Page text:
If anyone wants to know - technically, the British won the battle.  While points-wise it was a draw.  The British made 1 French Brigade worn and captured a Division Commander.  (2 points, 1 point each).  The French destroyed a British Battery (1 point) and made 1 British Brigade worn (1 point) so a total of 2 points to them.  That leaves the ultimate objective which was to defend the village.  The British ended turn 12 with a worn brigade in the village, about to receive an assault from 2 French Brigades.  In the British commander's head, he was about to throw in the towel and order a retreat.  Holding on until the end of turn 12 kept things in suspense until the final turn, in which everything rested on a French assault that never actually came.  How many stories in history can we think of where tired units were in similar situations?  You can't make this stuff up!

It was a great afternoon for Napoleonics and Age of Eagles delivered on all the promises on the back of the rulebook.  The Reserve Movement introduces a great fog of war feature and true to form, my Chasseurs never committed to the battle and actually ended the game still in reserve status.  The Fire and Fury/Age of Eagles system is SUPER easy to learn and easier to play.  I barely had to consult with the rulebook and the entire game was played off 2 sheets of paper (The QRS located in the back of the rules).

So given my ringing endorsement, what were some lessons we learned today?

Artillery Support:  Keep your artillery moving with your assaulting brigades if possible.  You technically can't move, unlimber, then fire but you CAN have them available if things go south in the combat.  Your brigade may be forced to withdraw in the face of the enemy and if you've brought guns along, you will have "final protective fires" the enemy will have to march into next turn.  This would have been helpful on the light division's advance on the French left.

It's not over yet!  In Age of Eagles (Fire and Fury) just because you lost a combat and were pushed out of a position it doesn't mean you've lost the battle!  in some other games, units do not have the ability to absorb punishment and recover as a viable fighting force.  The British were kicked a quarter of the way across the board but still (technically) won the game.  So solid tactics pay off in the face of bigger numbers.  Forcing the enemy to attack you slows him down and buys you time for your reinforcements to come up.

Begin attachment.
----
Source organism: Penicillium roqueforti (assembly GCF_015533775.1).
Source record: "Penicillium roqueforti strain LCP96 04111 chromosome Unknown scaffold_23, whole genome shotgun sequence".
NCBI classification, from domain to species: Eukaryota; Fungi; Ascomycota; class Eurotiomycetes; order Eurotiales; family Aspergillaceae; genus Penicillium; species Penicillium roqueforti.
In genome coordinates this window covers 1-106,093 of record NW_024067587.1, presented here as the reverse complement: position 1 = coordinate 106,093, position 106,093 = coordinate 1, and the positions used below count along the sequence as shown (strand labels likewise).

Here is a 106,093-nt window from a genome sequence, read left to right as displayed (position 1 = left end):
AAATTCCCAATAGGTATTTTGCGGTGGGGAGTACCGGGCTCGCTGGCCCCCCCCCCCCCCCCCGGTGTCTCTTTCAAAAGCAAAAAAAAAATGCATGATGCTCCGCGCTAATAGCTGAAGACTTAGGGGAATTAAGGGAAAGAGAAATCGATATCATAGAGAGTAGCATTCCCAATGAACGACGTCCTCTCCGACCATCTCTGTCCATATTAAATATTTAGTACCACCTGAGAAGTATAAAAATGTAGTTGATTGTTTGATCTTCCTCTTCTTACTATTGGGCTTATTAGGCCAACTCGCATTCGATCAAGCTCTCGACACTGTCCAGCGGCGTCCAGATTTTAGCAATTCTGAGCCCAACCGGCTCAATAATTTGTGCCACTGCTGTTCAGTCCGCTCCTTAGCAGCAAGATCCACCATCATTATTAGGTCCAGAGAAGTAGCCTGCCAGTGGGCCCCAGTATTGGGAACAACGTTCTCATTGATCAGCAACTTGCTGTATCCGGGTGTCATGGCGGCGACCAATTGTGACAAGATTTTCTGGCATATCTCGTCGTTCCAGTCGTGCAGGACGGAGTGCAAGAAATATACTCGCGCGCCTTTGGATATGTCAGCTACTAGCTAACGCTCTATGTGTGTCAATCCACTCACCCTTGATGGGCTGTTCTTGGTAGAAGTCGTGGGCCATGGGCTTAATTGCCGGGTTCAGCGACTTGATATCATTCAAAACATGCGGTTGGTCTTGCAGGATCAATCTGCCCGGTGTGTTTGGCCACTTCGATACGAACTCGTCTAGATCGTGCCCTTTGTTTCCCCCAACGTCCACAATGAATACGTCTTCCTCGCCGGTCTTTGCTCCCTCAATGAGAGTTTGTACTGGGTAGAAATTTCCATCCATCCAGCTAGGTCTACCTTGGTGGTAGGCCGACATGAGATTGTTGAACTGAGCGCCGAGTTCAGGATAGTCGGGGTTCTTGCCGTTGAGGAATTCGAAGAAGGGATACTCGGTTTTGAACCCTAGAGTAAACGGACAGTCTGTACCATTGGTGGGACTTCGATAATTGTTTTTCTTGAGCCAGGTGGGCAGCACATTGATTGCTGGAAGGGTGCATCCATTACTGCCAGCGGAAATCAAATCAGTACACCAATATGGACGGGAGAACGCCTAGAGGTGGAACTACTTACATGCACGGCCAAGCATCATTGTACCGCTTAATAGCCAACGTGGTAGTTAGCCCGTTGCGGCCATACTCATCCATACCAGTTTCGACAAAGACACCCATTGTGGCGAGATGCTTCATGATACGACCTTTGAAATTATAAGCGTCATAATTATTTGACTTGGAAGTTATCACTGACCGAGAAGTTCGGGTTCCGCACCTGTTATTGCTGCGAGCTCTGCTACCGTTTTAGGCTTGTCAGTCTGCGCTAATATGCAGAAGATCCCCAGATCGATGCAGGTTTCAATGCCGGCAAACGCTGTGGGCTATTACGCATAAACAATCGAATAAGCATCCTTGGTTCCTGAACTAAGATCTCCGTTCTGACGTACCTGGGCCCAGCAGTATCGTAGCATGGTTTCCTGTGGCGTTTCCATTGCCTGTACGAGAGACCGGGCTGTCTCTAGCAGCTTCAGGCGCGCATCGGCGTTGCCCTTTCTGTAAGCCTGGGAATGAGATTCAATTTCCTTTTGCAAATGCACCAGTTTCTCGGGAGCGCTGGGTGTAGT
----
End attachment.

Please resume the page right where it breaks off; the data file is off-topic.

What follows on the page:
Expect the unexpected:  Who would have thought a small Dutch brigade would hold out against unbelievable odds, Twice?!  Just like on a battlefield, anything is possible in Age of Eagles and I like that.  With the tables, there is literally no such thing as a "typical" result.  You have to fight hard for victory just like in real life.

I will play AoE again!  Huzzah!


  1. Looks like a great game. When we do Quatre Bras, 'expect the unexpected' appears to be the order of the day too - with Dutch Belgians holding on for dear life in a most unexpected manner! Great looking pics too.

    1. Duke,
      It was an excellent game and the result was in question until the last turn! (which is how a good wargame ought to be). I did not expect the British to pull a win out but the Dutch defense was simply amazing - besting a much larger French brigade twice! I definitely did not see that coming.

      Thanks for commenting!

      I really enjoy Age of Eagles as a wargame system.

  2. Looks like a great game. When we do Quatre Bras, 'expect the unexpected' appears to be the order of the day too - with Dutch Belgians holding on for dear life in a most unexpected manner! Great looking pics too.

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  4. Now you've made me pull out AOE when i just finished learning LFS! :)

    1. Ken,
      No worries! No harm in trying AOE out! I don't think I gave it its fair try. Having done so, I'd like to play it again. (and also LFS).